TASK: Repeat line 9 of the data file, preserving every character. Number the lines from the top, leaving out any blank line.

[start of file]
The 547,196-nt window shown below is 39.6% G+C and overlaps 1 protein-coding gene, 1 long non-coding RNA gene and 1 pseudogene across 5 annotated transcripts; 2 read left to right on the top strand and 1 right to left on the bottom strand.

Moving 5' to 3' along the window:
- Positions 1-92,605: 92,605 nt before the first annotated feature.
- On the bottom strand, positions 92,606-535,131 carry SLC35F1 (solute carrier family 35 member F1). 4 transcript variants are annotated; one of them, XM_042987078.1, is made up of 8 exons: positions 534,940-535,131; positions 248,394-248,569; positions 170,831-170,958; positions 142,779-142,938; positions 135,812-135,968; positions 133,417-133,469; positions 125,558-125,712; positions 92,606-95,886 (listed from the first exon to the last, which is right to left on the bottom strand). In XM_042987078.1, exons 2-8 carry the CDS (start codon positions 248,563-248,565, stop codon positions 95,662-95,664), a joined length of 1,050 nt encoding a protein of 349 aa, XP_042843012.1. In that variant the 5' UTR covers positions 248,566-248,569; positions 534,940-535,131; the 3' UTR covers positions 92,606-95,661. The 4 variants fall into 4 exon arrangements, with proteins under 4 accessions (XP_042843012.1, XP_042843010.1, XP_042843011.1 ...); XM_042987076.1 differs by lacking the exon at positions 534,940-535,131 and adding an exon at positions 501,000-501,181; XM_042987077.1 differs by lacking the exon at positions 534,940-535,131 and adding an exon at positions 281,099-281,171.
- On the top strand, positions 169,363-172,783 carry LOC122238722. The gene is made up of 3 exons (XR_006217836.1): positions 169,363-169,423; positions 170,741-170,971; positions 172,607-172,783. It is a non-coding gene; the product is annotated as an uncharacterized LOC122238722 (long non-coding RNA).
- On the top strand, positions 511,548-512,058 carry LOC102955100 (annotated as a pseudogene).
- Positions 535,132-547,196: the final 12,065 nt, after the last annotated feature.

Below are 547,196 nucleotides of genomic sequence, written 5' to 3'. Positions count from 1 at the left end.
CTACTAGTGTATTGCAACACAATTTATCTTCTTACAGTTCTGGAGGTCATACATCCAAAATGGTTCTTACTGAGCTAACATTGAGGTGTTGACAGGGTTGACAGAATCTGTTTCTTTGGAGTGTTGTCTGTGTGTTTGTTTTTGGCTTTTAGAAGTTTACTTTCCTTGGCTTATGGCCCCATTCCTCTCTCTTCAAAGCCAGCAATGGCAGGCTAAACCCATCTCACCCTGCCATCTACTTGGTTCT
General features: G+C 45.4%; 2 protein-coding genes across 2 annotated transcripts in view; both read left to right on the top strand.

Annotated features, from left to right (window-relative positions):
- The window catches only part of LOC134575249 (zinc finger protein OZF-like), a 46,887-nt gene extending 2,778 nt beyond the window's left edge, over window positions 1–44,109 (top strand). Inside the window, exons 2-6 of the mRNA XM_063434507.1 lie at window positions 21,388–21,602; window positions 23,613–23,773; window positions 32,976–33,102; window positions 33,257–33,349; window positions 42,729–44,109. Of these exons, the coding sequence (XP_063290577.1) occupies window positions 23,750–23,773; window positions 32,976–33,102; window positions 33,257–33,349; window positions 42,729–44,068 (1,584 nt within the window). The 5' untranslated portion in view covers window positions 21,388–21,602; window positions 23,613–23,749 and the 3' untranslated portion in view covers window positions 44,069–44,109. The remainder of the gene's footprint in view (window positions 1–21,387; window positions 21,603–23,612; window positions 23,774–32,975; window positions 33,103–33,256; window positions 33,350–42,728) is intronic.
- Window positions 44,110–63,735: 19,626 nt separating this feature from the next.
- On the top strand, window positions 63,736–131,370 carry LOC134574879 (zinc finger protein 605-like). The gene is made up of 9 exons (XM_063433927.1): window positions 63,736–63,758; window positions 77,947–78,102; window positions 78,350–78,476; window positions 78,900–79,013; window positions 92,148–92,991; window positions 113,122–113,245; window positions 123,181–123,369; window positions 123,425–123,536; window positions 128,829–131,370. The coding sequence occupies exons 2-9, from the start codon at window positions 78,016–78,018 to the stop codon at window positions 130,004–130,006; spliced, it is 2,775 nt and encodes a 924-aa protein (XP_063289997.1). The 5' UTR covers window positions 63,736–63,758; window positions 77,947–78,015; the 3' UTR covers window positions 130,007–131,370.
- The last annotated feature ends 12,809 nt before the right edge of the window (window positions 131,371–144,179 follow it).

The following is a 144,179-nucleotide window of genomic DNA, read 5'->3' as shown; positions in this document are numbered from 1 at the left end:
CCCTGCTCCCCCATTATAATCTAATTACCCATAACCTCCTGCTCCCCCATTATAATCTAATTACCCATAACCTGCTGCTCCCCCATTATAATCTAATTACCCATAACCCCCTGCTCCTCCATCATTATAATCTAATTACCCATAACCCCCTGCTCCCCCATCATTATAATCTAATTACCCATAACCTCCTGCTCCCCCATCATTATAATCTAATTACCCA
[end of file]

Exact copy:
CTACTAGTGTATTGCAACACAATTTATCTTCTTACAGTTCTGGAGGTCATACATCCAAAATGGTTCTTACTGAGCTAACATTGAGGTGTTGACAGGGTTGACAGAATCTGTTTCTTTGGAGTGTTGTCTGTGTGTTTGTTTTTGGCTTTTAGAAGTTTACTTTCCTTGGCTTATGGCCCCATTCCTCTCTCTTCAAAGCCAGCAATGGCAGGCTAAACCCATCTCACCCTGCCATCTACTTGGTTCT